Tutu delegation calls off Khartoum visit
7/9/2012 9:50:07 PM -
KHARTOUM (AFP) - A planned visit to Khartoum on Tuesday by Nobel Peace Prize laureate Desmond Tutu and two other former world leaders is "not possible," the group said in a statement after visiting South Sudan.
Tutu was to make the trip as chairman of The Elders, a group founded by former South African president Nelson Mandela.
"This Elders' delegation had hoped to visit Khartoum following their visit to Juba, but it was not possible to do so," they said in a news release which gave no further explanation.
The Elders had issued an earlier statement announcing a tentative press conference in Khartoum on Tuesday.
"To my knowledge, they are expected and they are welcome," Sudan's foreign ministry spokesman Al-Obeid Meruh told AFP.
Their trip aimed "to encourage leaders of South Sudan and Sudan to take the path of peace for the benefit of their people and to draw attention to the human suffering caused by conflicts, particularly the growing refugee crisis in the border regions," an earlier statement from the Elders said.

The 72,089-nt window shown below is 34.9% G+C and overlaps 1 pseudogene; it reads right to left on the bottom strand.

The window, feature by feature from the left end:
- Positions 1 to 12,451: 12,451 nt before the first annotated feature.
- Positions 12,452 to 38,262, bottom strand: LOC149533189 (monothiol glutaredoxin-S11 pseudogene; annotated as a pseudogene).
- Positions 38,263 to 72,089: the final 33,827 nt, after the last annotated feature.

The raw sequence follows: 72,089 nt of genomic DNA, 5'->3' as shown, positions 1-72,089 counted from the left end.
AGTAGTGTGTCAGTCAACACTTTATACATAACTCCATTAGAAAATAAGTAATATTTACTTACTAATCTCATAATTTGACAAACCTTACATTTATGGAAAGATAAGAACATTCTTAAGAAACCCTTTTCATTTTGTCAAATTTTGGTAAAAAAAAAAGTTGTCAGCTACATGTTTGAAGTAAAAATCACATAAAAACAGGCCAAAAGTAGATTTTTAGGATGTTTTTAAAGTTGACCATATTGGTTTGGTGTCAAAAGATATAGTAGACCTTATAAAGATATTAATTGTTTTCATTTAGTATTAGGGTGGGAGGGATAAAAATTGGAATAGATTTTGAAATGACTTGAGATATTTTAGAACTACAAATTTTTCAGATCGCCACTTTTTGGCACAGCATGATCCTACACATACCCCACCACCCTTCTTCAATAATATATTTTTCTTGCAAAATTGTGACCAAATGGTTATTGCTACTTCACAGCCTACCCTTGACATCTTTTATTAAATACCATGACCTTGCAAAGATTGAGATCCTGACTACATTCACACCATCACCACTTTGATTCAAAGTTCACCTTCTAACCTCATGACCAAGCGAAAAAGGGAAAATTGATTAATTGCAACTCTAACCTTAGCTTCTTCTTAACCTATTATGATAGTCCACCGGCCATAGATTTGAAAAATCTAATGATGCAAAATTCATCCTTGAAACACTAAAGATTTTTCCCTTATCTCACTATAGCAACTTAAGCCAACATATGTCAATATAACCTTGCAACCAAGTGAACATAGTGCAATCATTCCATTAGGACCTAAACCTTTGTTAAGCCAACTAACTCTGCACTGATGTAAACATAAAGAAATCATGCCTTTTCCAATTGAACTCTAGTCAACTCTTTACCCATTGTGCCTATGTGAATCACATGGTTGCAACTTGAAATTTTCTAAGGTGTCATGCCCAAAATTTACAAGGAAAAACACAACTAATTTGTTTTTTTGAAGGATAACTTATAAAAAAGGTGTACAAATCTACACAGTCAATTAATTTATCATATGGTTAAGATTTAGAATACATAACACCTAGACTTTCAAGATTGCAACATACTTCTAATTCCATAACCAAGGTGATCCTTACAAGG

Martti Ahtisaari, former president of Finland and Mary Robinson, who was an Irish president and also a UN High Commissioner for Human Rights, were in the delegation with Tutu.
On Sunday, Tutu spoke to political, military and religious leaders in South Sudan on the eve of its first independence anniversary.
"God wants to make South Sudan prosperous and peaceful," the 80-year-old retired South African archbishop said.
In their statement Monday, The Elders called on President Salva Kiir of South Sudan and his Sudanese counterpart Omar al-Bashir to meet as soon as possible "to break the current cycle of mistrust."
A 22-year civil war ended in a 2005 peace deal which paved the way for South Sudan's independence on July 9, 2011 following a near-unanimous vote for separation in a referendum.
But unresolved issues led to escalating tension and a March-April border war, which was followed by a UN-imposed ceasefire and a resumption of African Union-led peace talks.
In May, an Elders delegation of former US president Jimmy Carter and Lakhdar Brahimi, who was an Algerian foreign minister, held talks with Bashir in Khartoum.